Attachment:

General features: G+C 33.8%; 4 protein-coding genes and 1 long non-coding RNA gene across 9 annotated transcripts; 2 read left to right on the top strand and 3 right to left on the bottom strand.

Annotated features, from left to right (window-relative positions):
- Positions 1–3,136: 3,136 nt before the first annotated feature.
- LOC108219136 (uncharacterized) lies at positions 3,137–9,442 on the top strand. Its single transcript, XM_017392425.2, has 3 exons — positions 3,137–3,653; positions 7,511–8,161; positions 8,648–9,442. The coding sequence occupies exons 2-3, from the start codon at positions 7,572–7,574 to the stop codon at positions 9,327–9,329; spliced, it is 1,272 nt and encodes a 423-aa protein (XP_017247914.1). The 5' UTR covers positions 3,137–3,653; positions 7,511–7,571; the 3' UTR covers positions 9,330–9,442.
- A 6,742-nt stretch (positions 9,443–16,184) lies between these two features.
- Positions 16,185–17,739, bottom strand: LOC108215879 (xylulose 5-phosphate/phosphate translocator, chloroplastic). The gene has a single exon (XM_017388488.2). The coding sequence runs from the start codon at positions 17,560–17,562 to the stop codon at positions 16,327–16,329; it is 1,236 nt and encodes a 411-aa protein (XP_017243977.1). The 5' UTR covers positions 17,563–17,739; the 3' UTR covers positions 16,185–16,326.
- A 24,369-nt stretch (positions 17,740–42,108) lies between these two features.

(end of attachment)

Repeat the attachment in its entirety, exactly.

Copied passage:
General features: G+C 33.8%; 4 protein-coding genes and 1 long non-coding RNA gene across 9 annotated transcripts; 2 read left to right on the top strand and 3 right to left on the bottom strand.

Annotated features, from left to right (window-relative positions):
- Positions 1–3,136: 3,136 nt before the first annotated feature.
- LOC108219136 (uncharacterized) lies at positions 3,137–9,442 on the top strand. Its single transcript, XM_017392425.2, has 3 exons — positions 3,137–3,653; positions 7,511–8,161; positions 8,648–9,442. The coding sequence occupies exons 2-3, from the start codon at positions 7,572–7,574 to the stop codon at positions 9,327–9,329; spliced, it is 1,272 nt and encodes a 423-aa protein (XP_017247914.1). The 5' UTR covers positions 3,137–3,653; positions 7,511–7,571; the 3' UTR covers positions 9,330–9,442.
- A 6,742-nt stretch (positions 9,443–16,184) lies between these two features.
- Positions 16,185–17,739, bottom strand: LOC108215879 (xylulose 5-phosphate/phosphate translocator, chloroplastic). The gene has a single exon (XM_017388488.2). The coding sequence runs from the start codon at positions 17,560–17,562 to the stop codon at positions 16,327–16,329; it is 1,236 nt and encodes a 411-aa protein (XP_017243977.1). The 5' UTR covers positions 17,563–17,739; the 3' UTR covers positions 16,185–16,326.
- A 24,369-nt stretch (positions 17,740–42,108) lies between these two features.